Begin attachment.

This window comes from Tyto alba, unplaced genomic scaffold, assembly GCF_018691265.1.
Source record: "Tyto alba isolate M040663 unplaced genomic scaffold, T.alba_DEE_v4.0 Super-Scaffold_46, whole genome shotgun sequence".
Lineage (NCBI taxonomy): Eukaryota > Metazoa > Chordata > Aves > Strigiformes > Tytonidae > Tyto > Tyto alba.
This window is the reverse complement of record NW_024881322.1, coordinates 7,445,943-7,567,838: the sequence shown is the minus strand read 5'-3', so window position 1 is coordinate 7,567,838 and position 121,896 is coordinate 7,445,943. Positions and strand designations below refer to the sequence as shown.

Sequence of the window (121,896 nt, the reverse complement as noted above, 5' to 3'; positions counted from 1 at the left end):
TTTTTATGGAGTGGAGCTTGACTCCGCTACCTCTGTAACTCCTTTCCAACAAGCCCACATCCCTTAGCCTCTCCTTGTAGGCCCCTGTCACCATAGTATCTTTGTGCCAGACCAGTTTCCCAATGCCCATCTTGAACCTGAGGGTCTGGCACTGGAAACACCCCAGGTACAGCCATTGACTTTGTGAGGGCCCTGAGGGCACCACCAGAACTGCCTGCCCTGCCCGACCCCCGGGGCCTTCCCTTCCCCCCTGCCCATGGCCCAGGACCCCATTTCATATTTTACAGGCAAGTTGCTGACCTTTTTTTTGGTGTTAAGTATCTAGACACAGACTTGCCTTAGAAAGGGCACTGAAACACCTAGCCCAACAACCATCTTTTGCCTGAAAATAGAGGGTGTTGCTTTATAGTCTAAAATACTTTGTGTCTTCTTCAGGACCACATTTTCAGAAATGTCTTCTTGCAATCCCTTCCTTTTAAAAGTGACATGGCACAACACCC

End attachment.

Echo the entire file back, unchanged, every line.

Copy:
This window comes from Tyto alba, unplaced genomic scaffold, assembly GCF_018691265.1.
Source record: "Tyto alba isolate M040663 unplaced genomic scaffold, T.alba_DEE_v4.0 Super-Scaffold_46, whole genome shotgun sequence".
Lineage (NCBI taxonomy): Eukaryota > Metazoa > Chordata > Aves > Strigiformes > Tytonidae > Tyto > Tyto alba.
This window is the reverse complement of record NW_024881322.1, coordinates 7,445,943-7,567,838: the sequence shown is the minus strand read 5'-3', so window position 1 is coordinate 7,567,838 and position 121,896 is coordinate 7,445,943. Positions and strand designations below refer to the sequence as shown.

Sequence of the window (121,896 nt, the reverse complement as noted above, 5' to 3'; positions counted from 1 at the left end):
TTTTTATGGAGTGGAGCTTGACTCCGCTACCTCTGTAACTCCTTTCCAACAAGCCCACATCCCTTAGCCTCTCCTTGTAGGCCCCTGTCACCATAGTATCTTTGTGCCAGACCAGTTTCCCAATGCCCATCTTGAACCTGAGGGTCTGGCACTGGAAACACCCCAGGTACAGCCATTGACTTTGTGAGGGCCCTGAGGGCACCACCAGAACTGCCTGCCCTGCCCGACCCCCGGGGCCTTCCCTTCCCCCCTGCCCATGGCCCAGGACCCCATTTCATATTTTACAGGCAAGTTGCTGACCTTTTTTTTGGTGTTAAGTATCTAGACACAGACTTGCCTTAGAAAGGGCACTGAAACACCTAGCCCAACAACCATCTTTTGCCTGAAAATAGAGGGTGTTGCTTTATAGTCTAAAATACTTTGTGTCTTCTTCAGGACCACATTTTCAGAAATGTCTTCTTGCAATCCCTTCCTTTTAAAAGTGACATGGCACAACACCC